Did you know that over 55% of Americans feel stressed (1)? Or that the number of depressed teens increased 33% over 5 years (comparing 2015 to 2010)(2)? May is Mental Health month, and we at Earth Harbor Naturals generally focus on prioritizing our skin, but this month we took time to prioritize our minds and want to share what we’ve learned.
In today's rat race society it seems that the harder you work the more there is to do. While ambition and hard work are highly valuable it’s important to assess all that we do-- in work and in play. In addition to meeting deadlines, making money, and paying off debt, our bodies need to take breaks, drink plenty of water and get enough sleep on a regular basis. Taking even small steps to improve these areas are likely to improve your mental state (which we hope is already in a good place!).
If you don't have the time or resources for a vacation, visit a body of water for a mental break. It can be anything from the pool at your apartment complex to the ocean. Doctors in the 1800’s would actually prescribe a visit to the ocean as a natural medical remedy (3). We aren’t sure if they knew it then, but modern medicine has discovered that large expanses of water psychologically make the brain feel rested and more at ease (3). The merbabes at Earth Harbor love that the doctors were worth their weight in seashells on this one!
During Mental Health month we wanted to highlight a few areas to help you rest your mind, but we also wanted to point out some potential problem areas. Namely your smartphone. Not only do smartphones not calm us down, they can actually trigger the opposite effect. Phones help us stay connected, but unfortunately the old adage rings true: too much of a good thing isn’t always good. To be fair, the phones themselves aren’t to blame. It’s our constant overuse of them that causes problems.
The average American adult spends 2-4 hours per day on their phone which is over 2,500 touches every 24 hours (4). The study group from this statistic was adults of all ages, but typically the younger the adult, the higher the phone use (as a reference, the author’s daily phone use is just over 4 hours a day...and that’s after trying to use it less). Every time your phone rings, buzzes, or you get a notification, a natural substance called dopamine is released by your body (4). Dopamine makes you feel subconsciously great/loved/wanted/excited which generally leads to more phone use. The issue is that in hours of scrolling, you have unlimited social media access and constantly see all the "fun" others are having (often termed FOMO or "fear of missing out"). FOMO can cause loneliness, and constantly being on your phone can make you feel isolated (4). As a side note, people rarely post when they are home alone on a Friday night so don’t let yourself be tricked into thinking everyone is always having fun except for you.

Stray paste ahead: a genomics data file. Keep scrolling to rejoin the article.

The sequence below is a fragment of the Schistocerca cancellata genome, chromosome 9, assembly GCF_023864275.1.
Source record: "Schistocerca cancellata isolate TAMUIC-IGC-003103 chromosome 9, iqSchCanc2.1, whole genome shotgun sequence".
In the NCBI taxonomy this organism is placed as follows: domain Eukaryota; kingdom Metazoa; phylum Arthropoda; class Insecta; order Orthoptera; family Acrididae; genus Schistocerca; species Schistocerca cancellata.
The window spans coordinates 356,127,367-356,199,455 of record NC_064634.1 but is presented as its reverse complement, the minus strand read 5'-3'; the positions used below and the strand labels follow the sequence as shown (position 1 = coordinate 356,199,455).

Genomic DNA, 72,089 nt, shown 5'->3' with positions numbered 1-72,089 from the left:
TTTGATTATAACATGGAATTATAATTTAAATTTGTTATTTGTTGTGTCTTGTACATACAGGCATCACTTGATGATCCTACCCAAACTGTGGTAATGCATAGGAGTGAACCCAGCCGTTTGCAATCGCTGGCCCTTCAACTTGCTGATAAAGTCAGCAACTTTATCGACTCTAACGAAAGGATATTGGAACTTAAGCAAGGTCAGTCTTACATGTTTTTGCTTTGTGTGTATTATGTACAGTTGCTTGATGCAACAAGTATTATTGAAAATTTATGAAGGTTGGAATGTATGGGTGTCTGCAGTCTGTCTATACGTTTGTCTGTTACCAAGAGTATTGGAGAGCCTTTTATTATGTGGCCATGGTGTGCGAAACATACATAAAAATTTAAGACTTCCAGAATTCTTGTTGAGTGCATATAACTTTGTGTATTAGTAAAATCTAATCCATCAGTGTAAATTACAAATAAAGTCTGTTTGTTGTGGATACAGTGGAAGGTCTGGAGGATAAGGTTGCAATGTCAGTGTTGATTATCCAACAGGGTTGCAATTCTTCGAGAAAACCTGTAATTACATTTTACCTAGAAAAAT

Phones and social media are part of modern society and won’t be going away any time soon.
They have negative consequences, but without using them too often, they allow us many advantages as well. In today’s society you can call a friend who lives in Australia (where Earth Harbor coincidentally sources many of our fine ingredients!) and talk to them within seconds. You can fly almost anywhere in the world in less than 24 hours. In the early 1900’s phones and email (obviously) didn’t exist so you’d have to write a letter, hope your friend got it, and hope they wrote you back. It could take weeks or months to get a response. If you wanted to cross an ocean, it was expensive, took a lot of time, and it was often quite dangerous.
We raise all these points to point out that modern society is amazing and has come a long way in 100 years. With everything we have going on, it’s almost unbelievable that people under 30 are the most stressed of all the generations (1). In fact, Gallup researchers noted that, “The anger number, stress number, and worry are as high as we’ve ever seen them (1).” Yale University has even created an elective class on how to be happy… and it’s their most popular class in school history. It was so popular and has been rated so highly it’s now offered online for free.
In researching these themes more, we discovered that 300+ million people worldwide are depressed, and depression has been listed as the leading cause of workplace disability (6). Employees who worked 61-70 hours weekly increased their risk of coronary heart disease by 42%, and those who worked 71 to 80 hours faced a risk of 63% higher (4).
As Mental Health month comes to a close, we wanted to raise continued awareness to some startling statistics and suggest some ways to help yourself stay healthy. Our final suggestion is to encourage you to stop each day to practice either gratitude, prayer, meditation or mindfulness. Slowing down and being in the moment reduces negative self-talk, redirects thoughts to reality, and can help counteract some aspects of depression (7). Live your life and enjoy it. We love our merbabes, and we want you to have the happiest, most full life possible.
If you need intervention for mental health, please phone the American Foundation for Suicide Prevention: 1-888-333-2377.
For more info on these topics, review the below footnotes. You may also be interested in “How to Break Up with Your Phone” by Catherine Price, the concept of Mindfulness-Based Cognitive Therapy (MBCT), or “The Science of Well-Being”, offered by Yale University on Coursera.org. Please note, these are suggestions from the author only and are in no way endorsed or promoted by Earth Harbor Naturals.